SAN FRANCISCO: Eric Schmidt, the former chief executive officer of Google and one of the largest stakeholders in parent company Alphabet Inc, will step down from Alphabet’s board in June.
Schmidt’s departure leaves the technology giant without one of its most recognisable political advocates as it faces rising scrutiny about its size, data collection practices and influence.
Schmidt, 64, ran Google from 2001 to 2011, overseeing some of the company’s most enduring acquisitions and skyrocketing revenue growth. In 2011, after co-founder Larry Page returned as CEO, Schmidt shifted to executive chairman. He also became Google’s de facto ambassador, handling relationships with politicians and pushing the company’s point of view in prickly global fights that Page and his successor, Sundar Pichai, have mostly shunned.
Schmidt is one of three men who control Alphabet’s Class B shares, which have 10 times the voting rights of regular shares. He was the third-largest owner of those shares with 8.6%, according to a regulatory filing on Tuesday. Google co-founders Page and Sergey Brin each own more than 40%.
Diane Greene, a board member since 2012 and the former chief of Google’s cloud-computing unit, will also leave the board, Alphabet said Tuesday in a statement.
Schmidt and Greene agreed to step down during the board’s meeting on April 24, according to a company filing. Schmidt will serve as a technical adviser with a salary of US$1.
Alphabet named Robin L. Washington, chief financial officer of Gilead Sciences Inc, as a director. Washington also serves on the board of Honeywell International Inc and Salesforce.com Inc. She has worked at Gilead, a pharmaceutical firm, since 2014. Alphabet has a variety of efforts in biotechnology and health care, including subsidiaries Verily and Calico.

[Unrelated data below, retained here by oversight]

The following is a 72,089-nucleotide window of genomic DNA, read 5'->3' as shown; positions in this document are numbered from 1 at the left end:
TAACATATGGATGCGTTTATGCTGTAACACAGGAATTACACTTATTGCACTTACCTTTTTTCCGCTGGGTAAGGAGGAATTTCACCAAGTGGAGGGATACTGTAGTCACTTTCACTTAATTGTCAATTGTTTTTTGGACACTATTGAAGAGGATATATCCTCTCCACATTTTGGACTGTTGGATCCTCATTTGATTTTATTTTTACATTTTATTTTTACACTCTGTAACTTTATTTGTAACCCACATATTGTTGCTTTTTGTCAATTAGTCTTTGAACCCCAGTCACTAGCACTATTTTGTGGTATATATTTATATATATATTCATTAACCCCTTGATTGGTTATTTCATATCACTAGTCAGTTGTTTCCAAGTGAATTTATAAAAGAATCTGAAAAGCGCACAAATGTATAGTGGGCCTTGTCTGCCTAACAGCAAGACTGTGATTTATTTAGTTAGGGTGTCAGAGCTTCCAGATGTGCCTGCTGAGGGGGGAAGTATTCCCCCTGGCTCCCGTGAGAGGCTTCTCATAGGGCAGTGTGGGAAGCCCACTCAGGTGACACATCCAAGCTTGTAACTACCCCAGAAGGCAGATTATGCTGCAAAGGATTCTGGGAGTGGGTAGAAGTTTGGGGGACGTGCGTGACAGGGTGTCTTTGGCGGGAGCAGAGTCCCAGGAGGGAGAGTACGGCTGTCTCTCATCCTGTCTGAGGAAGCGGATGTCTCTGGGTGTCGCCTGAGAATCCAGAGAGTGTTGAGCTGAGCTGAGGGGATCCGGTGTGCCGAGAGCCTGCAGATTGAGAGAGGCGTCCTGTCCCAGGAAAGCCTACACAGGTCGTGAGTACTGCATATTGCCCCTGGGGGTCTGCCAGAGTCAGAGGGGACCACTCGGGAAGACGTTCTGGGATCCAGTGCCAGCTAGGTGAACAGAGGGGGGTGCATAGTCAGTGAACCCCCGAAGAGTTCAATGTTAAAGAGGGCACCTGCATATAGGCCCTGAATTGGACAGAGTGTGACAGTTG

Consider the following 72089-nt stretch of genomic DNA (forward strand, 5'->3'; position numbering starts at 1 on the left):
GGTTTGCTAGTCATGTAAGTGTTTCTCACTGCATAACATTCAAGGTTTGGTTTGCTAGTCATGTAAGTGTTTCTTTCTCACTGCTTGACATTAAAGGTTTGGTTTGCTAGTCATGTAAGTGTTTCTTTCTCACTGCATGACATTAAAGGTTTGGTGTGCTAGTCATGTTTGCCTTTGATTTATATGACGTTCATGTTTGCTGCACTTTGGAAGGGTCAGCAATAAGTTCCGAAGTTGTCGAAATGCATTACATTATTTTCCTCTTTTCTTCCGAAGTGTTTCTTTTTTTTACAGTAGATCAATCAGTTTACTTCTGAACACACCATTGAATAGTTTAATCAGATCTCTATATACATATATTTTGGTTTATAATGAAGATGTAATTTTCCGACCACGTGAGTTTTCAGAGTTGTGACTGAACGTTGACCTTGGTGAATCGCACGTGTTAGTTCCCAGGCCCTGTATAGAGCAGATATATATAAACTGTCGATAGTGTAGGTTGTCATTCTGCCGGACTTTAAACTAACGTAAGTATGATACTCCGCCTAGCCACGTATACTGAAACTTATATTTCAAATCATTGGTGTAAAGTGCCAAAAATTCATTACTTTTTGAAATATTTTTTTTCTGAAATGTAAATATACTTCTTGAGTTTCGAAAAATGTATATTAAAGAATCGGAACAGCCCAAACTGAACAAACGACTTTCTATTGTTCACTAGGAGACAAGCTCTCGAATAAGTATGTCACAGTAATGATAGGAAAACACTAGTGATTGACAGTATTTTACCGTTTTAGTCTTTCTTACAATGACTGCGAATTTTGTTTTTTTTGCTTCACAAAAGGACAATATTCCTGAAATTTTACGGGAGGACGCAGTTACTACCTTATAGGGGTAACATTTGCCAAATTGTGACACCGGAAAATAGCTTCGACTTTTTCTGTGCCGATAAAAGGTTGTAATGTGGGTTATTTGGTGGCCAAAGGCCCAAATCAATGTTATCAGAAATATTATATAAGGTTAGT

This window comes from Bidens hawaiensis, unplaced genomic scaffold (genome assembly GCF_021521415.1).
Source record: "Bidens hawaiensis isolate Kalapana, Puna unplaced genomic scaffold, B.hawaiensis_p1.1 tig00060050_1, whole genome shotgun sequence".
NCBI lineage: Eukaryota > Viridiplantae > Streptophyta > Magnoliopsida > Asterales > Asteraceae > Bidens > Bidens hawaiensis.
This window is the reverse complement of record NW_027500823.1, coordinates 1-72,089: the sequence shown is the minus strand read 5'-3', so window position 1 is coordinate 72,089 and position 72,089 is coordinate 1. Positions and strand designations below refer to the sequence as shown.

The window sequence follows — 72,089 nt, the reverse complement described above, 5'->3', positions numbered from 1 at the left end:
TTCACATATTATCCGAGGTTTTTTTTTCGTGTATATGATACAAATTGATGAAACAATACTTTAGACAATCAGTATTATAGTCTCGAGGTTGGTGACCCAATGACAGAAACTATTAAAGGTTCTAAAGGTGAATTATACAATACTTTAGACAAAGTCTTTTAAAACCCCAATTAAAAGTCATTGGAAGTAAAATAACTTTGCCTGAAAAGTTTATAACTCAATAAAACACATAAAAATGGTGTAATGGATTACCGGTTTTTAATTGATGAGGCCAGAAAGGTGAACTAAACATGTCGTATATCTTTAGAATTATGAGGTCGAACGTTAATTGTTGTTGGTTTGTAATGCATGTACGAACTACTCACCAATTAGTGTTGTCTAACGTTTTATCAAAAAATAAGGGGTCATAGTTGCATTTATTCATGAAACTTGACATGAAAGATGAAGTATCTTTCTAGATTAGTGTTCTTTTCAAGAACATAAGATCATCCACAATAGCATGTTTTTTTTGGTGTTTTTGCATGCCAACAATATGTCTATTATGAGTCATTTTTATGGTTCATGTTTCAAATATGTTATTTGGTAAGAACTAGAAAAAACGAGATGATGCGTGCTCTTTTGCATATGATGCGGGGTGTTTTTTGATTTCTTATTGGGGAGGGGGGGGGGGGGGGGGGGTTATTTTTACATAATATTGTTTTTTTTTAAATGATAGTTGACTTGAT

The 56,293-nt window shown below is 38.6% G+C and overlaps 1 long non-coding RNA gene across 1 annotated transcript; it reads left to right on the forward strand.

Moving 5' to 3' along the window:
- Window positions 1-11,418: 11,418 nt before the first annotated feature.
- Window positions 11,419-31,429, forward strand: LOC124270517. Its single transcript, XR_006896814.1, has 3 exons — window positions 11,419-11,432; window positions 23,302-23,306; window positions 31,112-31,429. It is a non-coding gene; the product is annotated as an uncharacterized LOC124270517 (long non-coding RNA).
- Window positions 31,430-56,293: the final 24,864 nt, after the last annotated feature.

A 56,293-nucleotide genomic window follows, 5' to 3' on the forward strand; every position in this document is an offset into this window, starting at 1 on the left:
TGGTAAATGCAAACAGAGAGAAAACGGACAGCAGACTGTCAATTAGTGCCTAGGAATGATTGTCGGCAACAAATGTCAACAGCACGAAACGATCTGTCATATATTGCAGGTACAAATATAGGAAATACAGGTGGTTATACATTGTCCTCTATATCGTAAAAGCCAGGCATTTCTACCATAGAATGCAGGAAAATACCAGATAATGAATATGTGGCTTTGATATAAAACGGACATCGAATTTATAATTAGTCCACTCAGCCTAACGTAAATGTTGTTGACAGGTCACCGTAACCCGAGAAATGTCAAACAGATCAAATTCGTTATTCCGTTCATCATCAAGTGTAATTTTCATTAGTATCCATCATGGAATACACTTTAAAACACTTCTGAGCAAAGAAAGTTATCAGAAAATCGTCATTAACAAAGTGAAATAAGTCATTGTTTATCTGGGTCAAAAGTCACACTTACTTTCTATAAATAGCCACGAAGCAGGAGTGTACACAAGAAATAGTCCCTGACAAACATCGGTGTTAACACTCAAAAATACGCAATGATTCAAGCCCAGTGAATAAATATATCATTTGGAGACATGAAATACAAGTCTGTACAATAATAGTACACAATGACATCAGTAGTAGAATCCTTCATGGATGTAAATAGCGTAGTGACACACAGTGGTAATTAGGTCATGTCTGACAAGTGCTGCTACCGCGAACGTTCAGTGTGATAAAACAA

“Eric has made an extraordinary contribution to Google and Alphabet as CEO, Chairman, and Board member. We are extremely grateful for his guidance and leadership over many years,” John Hennessy, Alphabet’s current board chair, said in the statement.
Schmidt stepped down in December 2017 from his role as chairman with little explanation. He was outspoken backer of Democrat Hillary Clinton’s 2016 campaign for president. A consulting firm backed by Schmidt, Civis Analytics, announced this week it would work with Joe Biden’s Democratic presidential campaign.
Schmidt and Greene will serve on Alphabet’s board until their terms expire June 19. Greene, an enterprise software veteran, ran Google’s cloud division from 2015 until leaving that role in January.
The pair are leaving as the board is under fire for the way it has handled the departure of several former executives. Multiple shareholders have accused the directors of signing off on bonus payments to Andy Rubin, a former Google executive, despite knowledge of credible sexual harassment charges against him. When news of the payouts came out, thousands of Google employees marched out of their offices in protest.